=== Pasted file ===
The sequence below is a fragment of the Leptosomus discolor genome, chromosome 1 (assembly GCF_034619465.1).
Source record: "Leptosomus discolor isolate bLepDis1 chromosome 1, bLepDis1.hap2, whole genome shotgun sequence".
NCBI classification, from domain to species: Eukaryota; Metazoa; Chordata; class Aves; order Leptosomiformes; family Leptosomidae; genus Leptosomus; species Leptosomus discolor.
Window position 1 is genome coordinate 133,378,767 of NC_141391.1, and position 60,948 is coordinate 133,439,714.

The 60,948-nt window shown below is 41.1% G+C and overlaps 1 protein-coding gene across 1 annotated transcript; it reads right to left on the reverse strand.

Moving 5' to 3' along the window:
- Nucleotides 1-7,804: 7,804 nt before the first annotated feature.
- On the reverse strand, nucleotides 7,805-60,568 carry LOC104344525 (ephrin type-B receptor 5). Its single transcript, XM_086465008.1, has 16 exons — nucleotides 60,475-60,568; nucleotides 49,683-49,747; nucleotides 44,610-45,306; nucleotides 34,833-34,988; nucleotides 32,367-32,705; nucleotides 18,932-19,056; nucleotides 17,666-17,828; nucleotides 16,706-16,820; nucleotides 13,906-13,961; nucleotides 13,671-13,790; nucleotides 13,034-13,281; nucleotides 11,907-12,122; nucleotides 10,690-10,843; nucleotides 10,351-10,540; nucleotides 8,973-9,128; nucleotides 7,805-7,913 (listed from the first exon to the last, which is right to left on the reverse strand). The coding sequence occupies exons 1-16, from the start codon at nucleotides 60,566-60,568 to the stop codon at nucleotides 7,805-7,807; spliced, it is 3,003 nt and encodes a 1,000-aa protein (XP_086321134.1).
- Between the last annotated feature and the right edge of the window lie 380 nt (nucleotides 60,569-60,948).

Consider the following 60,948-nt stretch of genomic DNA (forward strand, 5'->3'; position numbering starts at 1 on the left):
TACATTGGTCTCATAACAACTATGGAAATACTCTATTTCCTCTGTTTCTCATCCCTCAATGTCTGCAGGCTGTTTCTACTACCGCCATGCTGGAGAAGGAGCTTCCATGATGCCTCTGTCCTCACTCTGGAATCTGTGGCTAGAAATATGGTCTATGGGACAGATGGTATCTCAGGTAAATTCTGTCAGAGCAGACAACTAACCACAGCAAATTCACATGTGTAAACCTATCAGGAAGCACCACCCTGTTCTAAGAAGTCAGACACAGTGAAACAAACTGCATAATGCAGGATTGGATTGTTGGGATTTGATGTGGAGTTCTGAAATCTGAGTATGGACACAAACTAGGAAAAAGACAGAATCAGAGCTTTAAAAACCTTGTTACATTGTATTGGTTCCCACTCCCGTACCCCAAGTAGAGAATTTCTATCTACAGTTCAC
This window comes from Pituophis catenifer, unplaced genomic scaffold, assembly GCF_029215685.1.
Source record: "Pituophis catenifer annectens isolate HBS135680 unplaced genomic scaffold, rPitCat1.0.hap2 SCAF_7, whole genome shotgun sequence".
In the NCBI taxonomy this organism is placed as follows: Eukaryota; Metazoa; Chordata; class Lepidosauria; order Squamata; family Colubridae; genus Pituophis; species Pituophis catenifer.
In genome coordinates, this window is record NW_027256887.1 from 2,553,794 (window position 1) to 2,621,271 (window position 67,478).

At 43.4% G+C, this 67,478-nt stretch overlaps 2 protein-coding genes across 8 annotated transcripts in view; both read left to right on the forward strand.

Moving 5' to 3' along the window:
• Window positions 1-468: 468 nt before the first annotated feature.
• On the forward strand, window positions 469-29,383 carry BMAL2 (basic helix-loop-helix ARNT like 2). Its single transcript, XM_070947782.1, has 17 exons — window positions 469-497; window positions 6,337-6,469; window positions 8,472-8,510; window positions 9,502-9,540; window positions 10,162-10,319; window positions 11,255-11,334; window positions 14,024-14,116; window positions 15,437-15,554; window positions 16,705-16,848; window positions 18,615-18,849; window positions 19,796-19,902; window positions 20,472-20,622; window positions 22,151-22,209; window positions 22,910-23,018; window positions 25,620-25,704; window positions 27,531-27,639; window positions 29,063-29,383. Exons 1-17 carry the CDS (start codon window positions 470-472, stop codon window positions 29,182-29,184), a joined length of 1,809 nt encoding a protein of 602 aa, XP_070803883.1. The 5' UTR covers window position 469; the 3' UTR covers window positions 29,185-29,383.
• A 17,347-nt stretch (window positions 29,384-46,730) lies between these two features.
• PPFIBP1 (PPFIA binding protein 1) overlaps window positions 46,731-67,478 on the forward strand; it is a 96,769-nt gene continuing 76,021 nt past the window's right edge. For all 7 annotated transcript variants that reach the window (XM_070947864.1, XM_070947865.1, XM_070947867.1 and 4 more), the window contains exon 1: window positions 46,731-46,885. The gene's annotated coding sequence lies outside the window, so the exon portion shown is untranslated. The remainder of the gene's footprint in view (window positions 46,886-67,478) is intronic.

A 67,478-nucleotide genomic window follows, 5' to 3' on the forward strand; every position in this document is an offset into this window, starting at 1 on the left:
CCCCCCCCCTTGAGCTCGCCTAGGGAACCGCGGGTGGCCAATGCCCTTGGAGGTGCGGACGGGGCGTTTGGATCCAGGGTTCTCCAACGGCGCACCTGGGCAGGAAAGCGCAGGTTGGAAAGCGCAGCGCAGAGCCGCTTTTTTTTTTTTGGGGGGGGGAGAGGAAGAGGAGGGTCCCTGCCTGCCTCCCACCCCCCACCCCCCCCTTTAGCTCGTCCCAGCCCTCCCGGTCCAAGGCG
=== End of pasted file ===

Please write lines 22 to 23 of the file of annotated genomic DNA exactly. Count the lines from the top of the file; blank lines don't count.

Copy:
A 67,478-nucleotide genomic window follows, 5' to 3' on the forward strand; every position in this document is an offset into this window, starting at 1 on the left:
CCCCCCCCCTTGAGCTCGCCTAGGGAACCGCGGGTGGCCAATGCCCTTGGAGGTGCGGACGGGGCGTTTGGATCCAGGGTTCTCCAACGGCGCACCTGGGCAGGAAAGCGCAGGTTGGAAAGCGCAGCGCAGAGCCGCTTTTTTTTTTTTGGGGGGGGGAGAGGAAGAGGAGGGTCCCTGCCTGCCTCCCACCCCCCACCCCCCCCTTTAGCTCGTCCCAGCCCTCCCGGTCCAAGGCG